Physical Redevelopment of Cincinnati Also Reinvigorating Local Art Community

Everyone has heard about the craft beer movement and the desires for locally sourced food, but Cincinnati is also experiencing a similar renaissance in the art community.

The Cincinnati Center City Development Corporation (3CDC) has become well-known for the work they are doing to redevelop the city’s historic Over-the-Rhine neighborhood. Their work has created hundreds of new residences and dozens of new shops. Perhaps lesser known is the fact that many of these residences and shops are being designed and outfitted with custom, local art.

Area businesses have also begun embracing local artists. At Taste of Belgium, owner Jean-Francois Flechet says that they worked with local carpenters and artists to design all the tables, furniture and even the bar itself at their hub restaurant at Twelfth and Vine Streets. They also commissioned a large art installation behind the bar.

Flechet says that they have continued this pattern at their newer store on Short Vine in Corryville, and even more so at their soon-to-open restaurant in Norwood.

“We are working on a really cool installation at Rookwood Exchange with Dan and Steve from Brave Berlin,” Flechet said referring to the two men behind the Lumenocity concept. As such, the installation at the new Taste of Belgium in Rookwood will be of the visual display variety.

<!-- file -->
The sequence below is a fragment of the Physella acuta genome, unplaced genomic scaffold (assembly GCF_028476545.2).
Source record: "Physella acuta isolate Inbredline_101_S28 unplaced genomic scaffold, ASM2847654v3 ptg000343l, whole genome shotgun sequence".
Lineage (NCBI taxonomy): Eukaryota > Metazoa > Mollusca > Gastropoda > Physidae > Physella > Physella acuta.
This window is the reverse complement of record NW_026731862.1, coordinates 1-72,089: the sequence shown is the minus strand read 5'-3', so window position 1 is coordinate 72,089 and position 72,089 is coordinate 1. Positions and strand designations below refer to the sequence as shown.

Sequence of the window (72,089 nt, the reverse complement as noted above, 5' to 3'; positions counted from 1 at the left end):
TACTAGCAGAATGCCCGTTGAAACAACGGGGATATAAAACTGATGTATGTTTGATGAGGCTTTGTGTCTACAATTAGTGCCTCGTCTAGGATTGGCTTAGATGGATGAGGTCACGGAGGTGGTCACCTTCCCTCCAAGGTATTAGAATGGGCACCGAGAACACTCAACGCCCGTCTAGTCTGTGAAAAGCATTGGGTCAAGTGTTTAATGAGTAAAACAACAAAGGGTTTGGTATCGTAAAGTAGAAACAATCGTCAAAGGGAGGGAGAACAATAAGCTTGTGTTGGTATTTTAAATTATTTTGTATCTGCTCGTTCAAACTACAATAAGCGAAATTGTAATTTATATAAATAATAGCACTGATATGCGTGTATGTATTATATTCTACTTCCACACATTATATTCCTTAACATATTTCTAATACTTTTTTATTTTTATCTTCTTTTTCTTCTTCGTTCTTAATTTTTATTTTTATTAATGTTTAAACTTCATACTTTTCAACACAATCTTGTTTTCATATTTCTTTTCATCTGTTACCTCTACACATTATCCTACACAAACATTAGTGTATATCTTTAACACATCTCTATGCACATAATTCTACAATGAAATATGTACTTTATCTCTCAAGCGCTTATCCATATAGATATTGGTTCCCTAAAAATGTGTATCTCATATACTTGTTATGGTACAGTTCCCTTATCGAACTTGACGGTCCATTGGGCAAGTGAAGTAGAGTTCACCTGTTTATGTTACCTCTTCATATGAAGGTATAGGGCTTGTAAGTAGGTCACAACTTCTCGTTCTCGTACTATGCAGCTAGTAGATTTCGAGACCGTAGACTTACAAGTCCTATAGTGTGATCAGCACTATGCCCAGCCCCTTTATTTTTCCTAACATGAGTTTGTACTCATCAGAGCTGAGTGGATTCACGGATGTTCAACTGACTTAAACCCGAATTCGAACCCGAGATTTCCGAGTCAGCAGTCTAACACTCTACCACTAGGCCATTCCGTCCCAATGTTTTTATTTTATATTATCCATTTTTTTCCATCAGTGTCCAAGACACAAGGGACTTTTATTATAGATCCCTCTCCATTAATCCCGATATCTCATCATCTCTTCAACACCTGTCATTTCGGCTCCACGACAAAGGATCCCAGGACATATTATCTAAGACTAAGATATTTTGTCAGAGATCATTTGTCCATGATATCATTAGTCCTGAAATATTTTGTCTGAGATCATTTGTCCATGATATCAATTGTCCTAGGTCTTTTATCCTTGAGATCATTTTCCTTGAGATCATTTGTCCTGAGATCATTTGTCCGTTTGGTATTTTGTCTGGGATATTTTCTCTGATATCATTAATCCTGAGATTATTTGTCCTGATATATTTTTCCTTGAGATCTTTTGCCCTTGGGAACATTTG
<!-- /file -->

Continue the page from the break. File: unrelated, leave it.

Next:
“We will have animated projected artwork from three projectors,” he explained. “The artwork will evolve throughout the day and updated on a regular basis. It will be really fun and different.”

One of the more dramatic pieces of commissioned art in the center city is ‘Aluminnati’ at 3CDC’s new offices. There, at Twelfth and Walnut Streets, a massive piece of artwork was commissioned for the office’s two-story space connecting the reception area on the fourth floor to offices above.

“When the design team for 3CDC’s new offices created the grand interior staircase between our two levels, we knew that an original piece of art should grace the two-story wall,” explained Anastasia Mileham, Vice President of Marketing and Communications at 3CDC.

Created by Jeff Welch, the piece is an aluminum topographical sculpture of Cincinnati’s center city – a fitting installation for a development corporation that is solely focused on that geographic area. It was a job Welch says he truly enjoyed, and one that he thinks defines a growing interest in custom artwork.

“I believe they [3CDC] must support local artists if we are to rebuild Cincinnati to the cherished quality level established by our ancestors, who built OTR entirely with local artists and craftsmen,” Welch told UrbanCincy. “My experience with 3CDC is that they are very good at supporting local artists, at least in the capacity of their new headquarters, where they had total control over the project.”